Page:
In February 2022, the price of the average Canadian home hit $817,2901 — an all-time record, as measured by the Canadian Real Estate Association (CREA) — and although that figure has come down over the past several months as the Bank of Canada started raising interest rates, housing affordability continues to be a significant roadblock for many Canadians. 

 

In its 2022 Federal Budget, the Government of Canada proposed a new type of investment account designed to help Canadians save towards the purchase of their first home. The account is called the Tax-Free First Home Savings Account (FHSA) and combines the benefits of both the Registered Retirement Savings Plan (RRSP) with the Tax-Free Savings Account (TFSA). The government has not yet set a launch date for the FHSA but has indicated that individuals will be able to open and contribute to the account in 2023. 

 

The FHSA will be available to all first-time home buyers who are Canadian residents and over the age of 18. To qualify as a first-time home buyer, you cannot have owned a home as your principal residence during any part of the calendar year prior to opening the account or at any time in the previous four calendar years. The FHSA can be open for a maximum of 15 years or until December 31 of the year the account holder turns  71; should either of this stipulations not be met,  the account would no longer qualify as a FHSA. Annual contributions are limited to $8,000, with a lifetime maximum of $40,000. Similar to an RRSP, contributions to the FHSA will be tax-deductible in the year of contribution or can be claimed in a future year. Only the individual making the contribution will be able to claim the deduction, but funds can be provided by a spouse without triggering attribution rules. If the full $8,000 annual limit is not contributed in the current year, any unused “room” can be carried forward to future years. Note that carry-forward room starts to accrue only after the account has been opened. Individuals can have multiple FHSAs, but the total amount contributed across all accounts cannot exceed the annual or lifetime limits, with any over-contributions subject to a monthly penalty of 1%. Similar to a TFSA, investment income and growth within the account is tax-free. 

 

As its name indicates, the FHSA is intended to be used for the purchase of a first home, and as such, there are specific requirements that must be met in order to withdraw the funds tax-free. First, you must be a first-time home buyer, as described above. Second, you will need to have a written agreement to buy or build a qualifying home before October 1 of the year following the year of the first withdrawal. Third, it must be your intention to occupy the home as your principal residence within one year after buying or building it. And lastly, the property must be located in Canada. If all of these requirements are met, funds can be withdrawn tax-free in either a lump sum or a series or withdrawals.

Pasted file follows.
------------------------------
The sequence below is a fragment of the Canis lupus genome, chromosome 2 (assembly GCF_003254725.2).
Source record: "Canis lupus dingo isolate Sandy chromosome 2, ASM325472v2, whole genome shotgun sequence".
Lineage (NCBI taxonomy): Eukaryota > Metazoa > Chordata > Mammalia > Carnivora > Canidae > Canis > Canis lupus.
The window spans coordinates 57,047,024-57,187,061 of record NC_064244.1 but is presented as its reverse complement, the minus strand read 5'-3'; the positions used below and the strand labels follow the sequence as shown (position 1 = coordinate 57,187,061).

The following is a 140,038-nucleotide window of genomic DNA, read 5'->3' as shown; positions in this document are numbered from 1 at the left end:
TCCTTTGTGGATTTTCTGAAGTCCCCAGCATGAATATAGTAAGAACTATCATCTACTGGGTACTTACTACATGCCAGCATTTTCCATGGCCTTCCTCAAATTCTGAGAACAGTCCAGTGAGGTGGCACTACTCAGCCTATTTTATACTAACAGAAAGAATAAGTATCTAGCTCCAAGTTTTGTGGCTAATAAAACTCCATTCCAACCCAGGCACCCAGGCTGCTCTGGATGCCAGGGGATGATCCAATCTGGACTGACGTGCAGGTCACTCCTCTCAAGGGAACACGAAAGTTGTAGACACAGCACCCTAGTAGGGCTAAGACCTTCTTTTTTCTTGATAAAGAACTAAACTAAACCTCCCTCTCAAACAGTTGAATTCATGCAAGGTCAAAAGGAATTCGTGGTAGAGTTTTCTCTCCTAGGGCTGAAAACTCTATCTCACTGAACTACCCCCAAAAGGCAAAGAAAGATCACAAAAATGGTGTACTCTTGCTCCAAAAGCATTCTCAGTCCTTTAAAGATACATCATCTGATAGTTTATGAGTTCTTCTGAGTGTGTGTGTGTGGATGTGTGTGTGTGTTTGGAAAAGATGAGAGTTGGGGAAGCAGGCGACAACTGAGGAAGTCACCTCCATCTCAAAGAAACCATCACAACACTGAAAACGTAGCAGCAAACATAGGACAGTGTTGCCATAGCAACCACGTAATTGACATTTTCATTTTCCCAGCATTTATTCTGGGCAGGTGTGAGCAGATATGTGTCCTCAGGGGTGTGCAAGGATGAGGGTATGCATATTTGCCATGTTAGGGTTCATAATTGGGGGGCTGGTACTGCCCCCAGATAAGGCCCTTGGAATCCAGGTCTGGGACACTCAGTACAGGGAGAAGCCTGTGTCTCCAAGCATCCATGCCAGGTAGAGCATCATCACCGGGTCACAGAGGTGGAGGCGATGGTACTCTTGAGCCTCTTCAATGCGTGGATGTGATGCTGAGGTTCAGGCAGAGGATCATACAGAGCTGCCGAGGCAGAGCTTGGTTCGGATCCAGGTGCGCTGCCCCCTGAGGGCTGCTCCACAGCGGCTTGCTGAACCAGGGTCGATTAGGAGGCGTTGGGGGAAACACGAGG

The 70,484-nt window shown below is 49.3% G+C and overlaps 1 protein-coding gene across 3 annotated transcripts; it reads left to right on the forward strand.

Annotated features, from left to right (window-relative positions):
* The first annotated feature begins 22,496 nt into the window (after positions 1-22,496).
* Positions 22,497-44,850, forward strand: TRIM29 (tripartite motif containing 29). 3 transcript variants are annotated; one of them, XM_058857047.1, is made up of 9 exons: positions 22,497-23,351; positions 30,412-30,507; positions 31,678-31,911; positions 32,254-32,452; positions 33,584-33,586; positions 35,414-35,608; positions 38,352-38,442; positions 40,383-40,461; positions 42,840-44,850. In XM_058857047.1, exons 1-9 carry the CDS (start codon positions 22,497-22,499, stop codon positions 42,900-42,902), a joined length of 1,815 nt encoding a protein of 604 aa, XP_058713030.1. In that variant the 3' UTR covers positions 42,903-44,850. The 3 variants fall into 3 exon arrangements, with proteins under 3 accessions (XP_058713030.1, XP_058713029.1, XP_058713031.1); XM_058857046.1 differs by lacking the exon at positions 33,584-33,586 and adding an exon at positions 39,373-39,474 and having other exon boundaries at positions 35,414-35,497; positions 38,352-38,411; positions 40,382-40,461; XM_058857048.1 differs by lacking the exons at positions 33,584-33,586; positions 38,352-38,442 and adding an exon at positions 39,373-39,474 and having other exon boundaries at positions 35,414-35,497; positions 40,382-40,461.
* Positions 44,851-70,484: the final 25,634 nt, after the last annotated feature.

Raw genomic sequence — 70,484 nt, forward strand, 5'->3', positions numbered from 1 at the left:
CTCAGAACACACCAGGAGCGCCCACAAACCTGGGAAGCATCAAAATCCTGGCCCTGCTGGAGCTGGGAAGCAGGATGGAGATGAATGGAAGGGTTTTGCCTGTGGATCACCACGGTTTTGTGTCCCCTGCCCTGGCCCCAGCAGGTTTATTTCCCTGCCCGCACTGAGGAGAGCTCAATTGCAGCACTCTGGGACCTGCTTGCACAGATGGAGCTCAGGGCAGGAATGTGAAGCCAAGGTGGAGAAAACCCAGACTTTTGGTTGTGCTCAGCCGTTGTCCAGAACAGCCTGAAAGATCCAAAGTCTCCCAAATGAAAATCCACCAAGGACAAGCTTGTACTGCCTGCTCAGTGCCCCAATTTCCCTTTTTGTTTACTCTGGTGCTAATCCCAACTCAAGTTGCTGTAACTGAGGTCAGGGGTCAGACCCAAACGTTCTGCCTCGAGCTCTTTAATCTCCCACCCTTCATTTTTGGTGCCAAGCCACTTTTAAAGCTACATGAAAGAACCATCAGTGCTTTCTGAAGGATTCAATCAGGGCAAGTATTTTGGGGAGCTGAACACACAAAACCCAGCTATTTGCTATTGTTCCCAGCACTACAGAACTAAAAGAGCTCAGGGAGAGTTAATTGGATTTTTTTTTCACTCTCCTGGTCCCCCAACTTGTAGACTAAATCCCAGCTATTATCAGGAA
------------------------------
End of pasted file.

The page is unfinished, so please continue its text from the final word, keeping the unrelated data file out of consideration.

As mentioned, individuals can have multiple FHSAs and transfers from one FHSA to another FHSA are permitted and can be done tax-free. Individuals will also be able to transfer funds from an RRSP to a FHSA on a tax-free basis. These transfers would be subject to the annual and lifetime contribution limits of the FHSA, would not be deductible, and would not restore any RRSP contribution room. Any funds remaining in the FHSA that do not get used to purchase a first home can be transferred to an RRSP or RRIF, or withdrawn on a taxable basis. Funds transferred from a FHSA to an RRSP or RRIF would be subject to the same rules applied to these accounts and would not be limited by available RRSP contribution room or restore the FHSA lifetime contribution limit. 

 

The FHSA will permit beneficiary designations similar to TFSAs, allowing spouses or common-law partners to become the successor account holder upon the death of the original FHSA holder. In order to become the new account holder, the surviving spouse will still need to qualify under the eligibility requirements to open a FHSA. If eligibility requirements cannot be met, funds in the FHSA can be transferred to the surviving spouse’s RRSP or RRIF, or withdrawn subject to tax. If the beneficiary of the FHSA is not the surviving spouse or common-law partner of the account holder, funds will be paid to that person on a taxable basis. 

 

This description of the Tax-Free First Home Savings Account does not cover every facet in detail, but instead sets out to provide a general overview of the new account’s main feature. A more in-depth explanation of the guidelines can be found on the Government of Canada’s website2 or by contacting your Private Wealth Counsellor.

 

Endnotes

1 The Canadian Real Estate Association. https://stats.crea.ca/en-CA/ 2  Department of Finance Canada.
https://www.canada.ca/en/department-finance/news/2022/08/design-of-the-tax-free-first-home-savings-account.html  



Authors

The Winnipeg Team



Dave Holt, CFA
Dave Holt, CFA
Private Wealth Counsellor
James R. Morden, CIM
James R. Morden, CIM
Private Wealth Counsellor
Chad Anderson, CFA
Chad Anderson, CFA
Private Wealth Counsellor
Matt Ward, CFP, CAIA, CIM
Matt Ward, CFP, CAIA, CIM
Private Wealth Counsellor, CRM